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Multiple Registers, Intertextuality and Boundaries of Interpretation in Veronica Forrest-Thompson

 

by

 

Jeffrey Side

 

 

 (First published in 2007 in Shadowtrain)

   

 

In the ‘The Death of the Author’ Roland Barthes says that a text is, ‘not a line of words releasing a single [...] meaning but a multi-dimensional space in which a variety of writings, none of them original, blend and clash’.1 ‘The reader’, he says, ‘is the space on which all the quotations that make up a writing are inscribed without any of them being lost; a text’s unity lies not in its origin but in its destination’.2 In light of this, the use of multiple registers and intertextuality in poetry can be seen as the systematic outworking of this more general observation about language and texts.

 

We can see something of this in the poetry of Veronica Forrest-Thomson, were we find copious instances of her use of multiple registers and intertextuality. In her poem, ‘The Garden of Proserpine’ the use of multiple registers, particularly in close juxtaposition, can bee seen in the following stanza:

 

And, O, many-toned, immortal Aphrodite,

Lend me thy girdle.

You can spare it for an hour or so

Until Zeus has got back his erection.3

 

We see here the use of the rhetorical device of apostrophe, which is now considered archaic but was frequently used in elegiac and epic poetry to invoke the presence of the dead or that of a muse. Here it serves a similar function, as the goddess of love, Aphrodite, is summoned to assist the speaker in matters of love. The syntax of the first two lines is noticeably archaic, containing words such as, ‘many-toned’, ‘immortal’, ‘thy’, ‘girdle’ and the single capitalised letter ‘O’. This is in sharp contrast with the second two lines with their twentieth-century colloquial register and comic bathos.

 

The juxtaposition of these two discordant registers draws attention to the artifice involved in their construction, and connects the Elizabethan concept of courtly love to its modern equivalent of unrequited love, which is being alluded to by the use of the girdle, with its associations of sexuality, seduction and denial. The speaker (who I will imagine as a female) is calling upon Aphrodite to rectify her loveless situation by conferring upon her the power of sexual attraction. Other juxtapositions of discordant registers in the poem are:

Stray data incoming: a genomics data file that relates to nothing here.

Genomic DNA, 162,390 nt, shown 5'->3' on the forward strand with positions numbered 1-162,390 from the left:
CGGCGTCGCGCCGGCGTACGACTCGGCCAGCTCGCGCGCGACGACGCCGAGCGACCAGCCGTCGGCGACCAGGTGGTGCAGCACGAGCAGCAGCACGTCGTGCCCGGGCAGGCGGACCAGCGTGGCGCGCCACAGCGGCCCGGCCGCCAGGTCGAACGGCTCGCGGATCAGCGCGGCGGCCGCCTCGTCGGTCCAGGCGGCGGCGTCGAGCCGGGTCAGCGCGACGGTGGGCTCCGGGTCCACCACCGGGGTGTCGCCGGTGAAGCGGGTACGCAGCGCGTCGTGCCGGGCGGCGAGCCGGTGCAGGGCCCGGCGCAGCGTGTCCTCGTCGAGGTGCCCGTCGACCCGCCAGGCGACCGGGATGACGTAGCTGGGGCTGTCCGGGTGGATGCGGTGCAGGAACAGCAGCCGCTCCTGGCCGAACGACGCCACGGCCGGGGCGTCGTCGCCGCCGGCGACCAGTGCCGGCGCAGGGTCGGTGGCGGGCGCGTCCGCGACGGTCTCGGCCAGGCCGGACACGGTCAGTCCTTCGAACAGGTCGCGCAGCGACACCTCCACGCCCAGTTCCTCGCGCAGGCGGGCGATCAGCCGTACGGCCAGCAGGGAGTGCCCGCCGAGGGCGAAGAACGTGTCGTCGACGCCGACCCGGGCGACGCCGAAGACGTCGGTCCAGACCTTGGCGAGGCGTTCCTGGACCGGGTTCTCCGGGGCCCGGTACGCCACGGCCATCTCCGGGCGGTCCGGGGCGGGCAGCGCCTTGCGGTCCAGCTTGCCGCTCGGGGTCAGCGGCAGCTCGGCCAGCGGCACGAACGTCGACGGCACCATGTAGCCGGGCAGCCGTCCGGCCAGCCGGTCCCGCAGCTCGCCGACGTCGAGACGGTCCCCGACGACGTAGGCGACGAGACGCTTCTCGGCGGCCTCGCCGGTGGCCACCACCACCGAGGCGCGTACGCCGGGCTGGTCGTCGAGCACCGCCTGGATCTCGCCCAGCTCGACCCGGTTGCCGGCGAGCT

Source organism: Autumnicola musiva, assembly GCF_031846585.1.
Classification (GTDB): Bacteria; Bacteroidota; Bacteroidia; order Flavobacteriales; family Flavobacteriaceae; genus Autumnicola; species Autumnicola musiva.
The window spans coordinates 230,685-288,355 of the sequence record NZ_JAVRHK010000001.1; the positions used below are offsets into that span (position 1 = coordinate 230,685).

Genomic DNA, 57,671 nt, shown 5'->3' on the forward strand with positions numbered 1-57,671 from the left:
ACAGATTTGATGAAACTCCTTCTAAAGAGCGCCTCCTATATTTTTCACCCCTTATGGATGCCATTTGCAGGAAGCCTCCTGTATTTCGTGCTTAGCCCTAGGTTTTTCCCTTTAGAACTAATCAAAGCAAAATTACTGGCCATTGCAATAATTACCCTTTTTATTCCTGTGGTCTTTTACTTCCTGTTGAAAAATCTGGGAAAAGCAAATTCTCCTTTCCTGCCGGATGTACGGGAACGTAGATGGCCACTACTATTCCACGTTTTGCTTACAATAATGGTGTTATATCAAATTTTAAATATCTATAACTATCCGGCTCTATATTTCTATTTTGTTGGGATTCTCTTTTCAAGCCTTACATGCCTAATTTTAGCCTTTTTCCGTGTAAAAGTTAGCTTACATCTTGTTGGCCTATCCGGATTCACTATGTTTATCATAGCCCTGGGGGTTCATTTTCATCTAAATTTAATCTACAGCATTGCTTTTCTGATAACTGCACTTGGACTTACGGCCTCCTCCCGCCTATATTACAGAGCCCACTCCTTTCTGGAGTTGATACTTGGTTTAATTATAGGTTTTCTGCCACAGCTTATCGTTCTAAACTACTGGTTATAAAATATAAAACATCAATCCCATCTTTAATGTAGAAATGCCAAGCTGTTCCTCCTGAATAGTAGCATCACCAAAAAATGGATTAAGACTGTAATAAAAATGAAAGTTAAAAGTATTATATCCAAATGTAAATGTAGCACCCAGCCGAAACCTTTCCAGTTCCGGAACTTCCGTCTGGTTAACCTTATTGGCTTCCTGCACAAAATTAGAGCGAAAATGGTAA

I lie alone. I am aweary, aweary,

I would that I were dead.

Be my partner and you’ll never regret it.4

 

In lines one and two we have the archaism, and in line three the colloquialism. Interestingly, the register of the first line is redolent of lines written by Elizabethan male poets. Such lines as ‘Come, Sleep!, O Sleep!, the certain knot of peace’, and ‘Weep no more, nor sigh, nor groan’ by Philip Sidney and John Fletcher, respectively, have the same jaded response to life that is discernable  in ‘I lie  alone. I am aweary, aweary’. The colloquial third line with its modern contraction (‘you’ll’) produces more bathos. As well as mixed registers in the poem, there is a mixture of archaic and non-archaic vocabulary and phraseology. Among the archaic are: ‘the moon is sinking’, ‘Pleiades’, ‘gods’, ‘Aphrodite is also Persephone’, ‘queen of love and death’. The non‑archaic include: ‘time runs on she said’, ‘stick together’, they make a strong combination’, ‘so just make him love me again’, ‘you good old triple goddess of tight corners’, ‘and leave me to deal with gloomy Dis’, ‘we all know better’, ‘love kills people and the police can’t do anything to stop it’.

 

With regard to her intertextuality in ‘The Garden of Proserpine’, mythical and literary figures are mentioned. Aphrodite, Zeus, Pleiades, Dis, Sappho, Shakespeare, Swinburne, Tennyson, Eliot, Sophocles, Euripides and Aeschylus are all brought into play. However, it is unimportant whether the reader knows who they are. It is enough that they appear. They function as intertextual metonymic ciphers to be appropriated by the reader for his or her own personal exegesis. If the reader is aware that Aphrodite is the goddess given by Zeus in marriage to Hephaestus, or that Dis is the Roman name for Hades, the god of the underworld, all well and good. However, it is not essential information.

 

A perhaps overlooked paradox in Forrest-Thompson’s poetic is that although the above devices facilitate the “extra-textual” possibilities of a text, her views on poetic interpretation are surprisingly conservative. Despite her interest in “non-meaningful” elements of language,5 she still regards the text as the ultimate arbiter of meaning, hence her criticism of David Gascoyne’s ‘The Rites of Hysteria’ as being meaningless because, ‘the formal levels exercise no control, so that one cannot tell how the external world is filtered through the language of the poem’.6 Moreover, whilst accepting the fact that readers will inevitably use their imaginations with regard to their appreciation of the text, in the following statement she qualifies the degree to which imagination is to be used:

 

The reader must, of course, use his imagination; that is what poetry is for. But he must use it to free himself from the fixed forms of thought which ordinary language imposes on our minds, not to deny the strangeness of poetry by inserting it in some non-poetic area: his own mind, the poet’s mind, or any non-fictional situations.7

 

By setting up a dubious opposition between poetry and a so-called ‘non-poetic area’ she is redefining poetry as that which can only operate textually. In this sense, her poetic has similarities to that of New Criticism.